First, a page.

The “global village” the Internet has created is real, and now it is possible for a museum of any size to have global reach, provided they have anything to share. As Michael Edson pointed out in his introduction to Sharing is Caring, 34% of humanity is now reachable online. That’s 2.4 billion people who might be interested in your content.

One of the most interesting and infuriating changes in attitude that the Web has wrought is the expectation of finding everything. Not being visible online now is the equivalent of not existing."

"Creating digital analogues of our existing museums is a straitjacket that will not serve us well going forward. Making a virtual museum (in addition to sounding hopelessly 90s), regardless of the technology underlying it, fails to take into account the reality of how people consume digital content. They don’t go to museum websites. Jon Voss of HistoryPin made the statement that you have to meet people where they are, not where you wish they were. Museum websites, the traditional place for museums’ online presence, are not those places, so plowing resources into making bigger, swankier ones is a waste of resources that might be deployed in ways that actually reach a global audience."

"Merete Sanderhoff lists three problems this inability to be promiscuous creates:

1. By putting up impediments museums are pushing users away from authoritative sources of information.

2. We are missing out on the the opportunity to become hubs for people. The social gravity that museums could generate is largely unrealized.

3. By not using these new tools that are at our disposal, museums undermine their own raisons d’être."
museums  ideas  theojansen  2014  edrodley  open  openness  openculture  culturecreation  promiscuity  henryjenkins  mihalycsikszentmihalyi  darkmatter  rijksmuseum  cooper-hewitt  measurement  sebchan  kovensmith  michaeledson  visibility  exclusivity  sharing  maretesanderhoff  participatory 
july 2014 by robertogreco
Theo - a short film about the wind-eating Strandbeest - Aeon
"Theo Jansen is part-artist, part-mad scientist. From PVC piping, he builds fantastical creatures that feed only on the wind: propelled by the movement of the air around them, his many-legged Strandbeest are free to roam the countryside and beaches around his house in the Netherlands. From a distance, they look like enormous grazing sheep, but up close, the intricacy of the mechanisms that facilitate their movement is breathtaking. Theo invites us to enter Jansen’s imagination, and to see the Strandbeest as he sees them, not as kinetic sculptures, but as living, breathing creatures."

[Direct link to video: ]
theojansen  strandbeast  art  sculpture  kineticsculpture  georgibanks-davies  2009 
june 2014 by robertogreco
Theo Jansen: WATCH: An Artist Creates a New Form of Life
"I've also thought a lot about the reproduction of these animals. Imagine these Strandbeests making copies of themselves simply by feeding them plastic tubes. I'm sure this is possible, but I need a few more million years to make that a reality.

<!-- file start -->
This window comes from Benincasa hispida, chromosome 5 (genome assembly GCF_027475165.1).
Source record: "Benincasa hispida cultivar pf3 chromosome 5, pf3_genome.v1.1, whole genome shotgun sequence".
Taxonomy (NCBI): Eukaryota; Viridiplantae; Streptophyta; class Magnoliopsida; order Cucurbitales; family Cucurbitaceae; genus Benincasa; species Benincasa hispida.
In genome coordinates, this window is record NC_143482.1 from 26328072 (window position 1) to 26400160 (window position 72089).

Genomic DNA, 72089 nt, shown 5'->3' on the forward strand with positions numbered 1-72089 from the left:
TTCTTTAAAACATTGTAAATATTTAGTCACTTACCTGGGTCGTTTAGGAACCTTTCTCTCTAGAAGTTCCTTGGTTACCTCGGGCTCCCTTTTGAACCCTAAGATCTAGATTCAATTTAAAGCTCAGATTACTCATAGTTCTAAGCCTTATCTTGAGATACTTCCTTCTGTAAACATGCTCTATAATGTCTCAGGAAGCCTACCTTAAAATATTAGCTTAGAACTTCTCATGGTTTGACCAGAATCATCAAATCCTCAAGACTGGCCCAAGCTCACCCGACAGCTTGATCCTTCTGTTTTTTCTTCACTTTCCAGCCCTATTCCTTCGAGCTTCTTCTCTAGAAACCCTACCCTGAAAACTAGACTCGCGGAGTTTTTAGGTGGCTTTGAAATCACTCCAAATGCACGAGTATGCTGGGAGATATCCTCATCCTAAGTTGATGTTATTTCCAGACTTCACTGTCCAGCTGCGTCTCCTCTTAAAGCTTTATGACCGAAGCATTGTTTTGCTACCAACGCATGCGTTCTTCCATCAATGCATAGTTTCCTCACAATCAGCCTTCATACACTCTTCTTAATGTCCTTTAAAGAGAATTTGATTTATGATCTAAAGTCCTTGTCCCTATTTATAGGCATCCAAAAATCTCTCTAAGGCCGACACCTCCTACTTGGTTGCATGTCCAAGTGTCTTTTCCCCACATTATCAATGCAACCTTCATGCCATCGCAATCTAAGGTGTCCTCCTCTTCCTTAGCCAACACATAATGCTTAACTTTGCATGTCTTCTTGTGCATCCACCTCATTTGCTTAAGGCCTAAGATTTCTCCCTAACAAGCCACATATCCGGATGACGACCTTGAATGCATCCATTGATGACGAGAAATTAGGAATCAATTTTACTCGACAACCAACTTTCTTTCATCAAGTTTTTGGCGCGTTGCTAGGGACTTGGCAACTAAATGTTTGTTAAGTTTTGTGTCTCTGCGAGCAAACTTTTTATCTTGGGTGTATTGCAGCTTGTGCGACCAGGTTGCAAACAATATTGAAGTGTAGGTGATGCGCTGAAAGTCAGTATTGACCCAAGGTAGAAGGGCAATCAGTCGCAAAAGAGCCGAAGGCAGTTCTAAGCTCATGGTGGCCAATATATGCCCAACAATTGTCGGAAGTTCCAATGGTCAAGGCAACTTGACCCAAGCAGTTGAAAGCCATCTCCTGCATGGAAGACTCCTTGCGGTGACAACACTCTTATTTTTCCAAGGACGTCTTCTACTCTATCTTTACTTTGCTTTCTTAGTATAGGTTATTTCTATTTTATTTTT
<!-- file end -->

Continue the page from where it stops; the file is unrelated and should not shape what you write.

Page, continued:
Today, Strandbeests have an ability to multiply that I wasn't aware of in 2007. Let me explain. The leg system of the beach animals works because of a combination of certain lengths of tubes. Because of the proportion of lengths, the animals walk smoothly. You could say that this range of numbers is their genetic code. I published this genetic code on my website and since then, hundreds of students, especially in the United States, have been able to produce their own Strandbeests. (Search YouTube for "theo jansen mechanism" and you will find them.)

You may argue that humans do this replication, but I see it differently. The Strandbeest is a self-replicating meme, a brain virus. It infects the student's brain. In fact, the Strandbeest abuse students for their reproduction. For two years, this reproduction fell into a flow acceleration. Now, 3D printers produce walking mini Strandbeests. They are born, not assembled, and walk on the table, which you can see here."
theojansen  strandbeests  2013  reproduction 
june 2013 by robertogreco
When Pushed, This Table Crawls Like a Huge Spider [Video] | Co.Design
"Further proof that robots rule and humans drool, now even your dining room table has a mind of its own. Through a complex mechanism of cranks and linkages based on a 19th century walking platform by Russian mathemetician Pafnuty Chebyshev, Wouter Scheublin’s Walking Table, shown here, creeps and crawls and clomps around your kitchen like a monstrous, galumphing insect. Ask a precocious high-school shop class to visualize The Metamorphosis, and you’ll get something approximating this.

Mind you, you have to push the thing along. So it’s not like it’s free to spiral wildly out of control and go on some kind of monstrous-galumphing-insect rampage or whatever. But to judge by the videos, it doesn’t need tons of help. Lookie here:"
furniture  tables  mechanics  theojansen  walkingtables  furniturelust  design 
march 2011 by robertogreco
The Complex History of Sustainability: A Timeline of Trends Authors, Projects, and Fiction by Amir Djalali and Piet Vollaard
"Looking back, we see that Western society has always been obsessed by its relationship with the environment, with what is meant to be outside ourselves, or, as some call it, nature.

Many ideas preceded the notion of Sustainability and even today there are various trends and original ideas following old ideological traditions. Some of these directly oppose Sustainability.

This timeline is a subjective attempt to historically map the different ideas around the problem of the relationship between humans and their environment."
via:javierarbona  sustainability  visualization  timelines  history  maps  mapping  theojansen  johnthackara  renzopiano  williammcdonough  ivanillich 
february 2009 by robertogreco
NPR: Creating the Sand Beasts
"Theo Jansen is a Dutch physicist turned sculptor who has spent much of his career fascinated with the role of evolution in natural life. Powered by the wind, his sculptures resemble massive dinosaur skeletons (he calls them "Sand Beasts") that seem to mo
theojansen  art  engineering  evolution  glvo  sculpture  movement 
october 2007 by robertogreco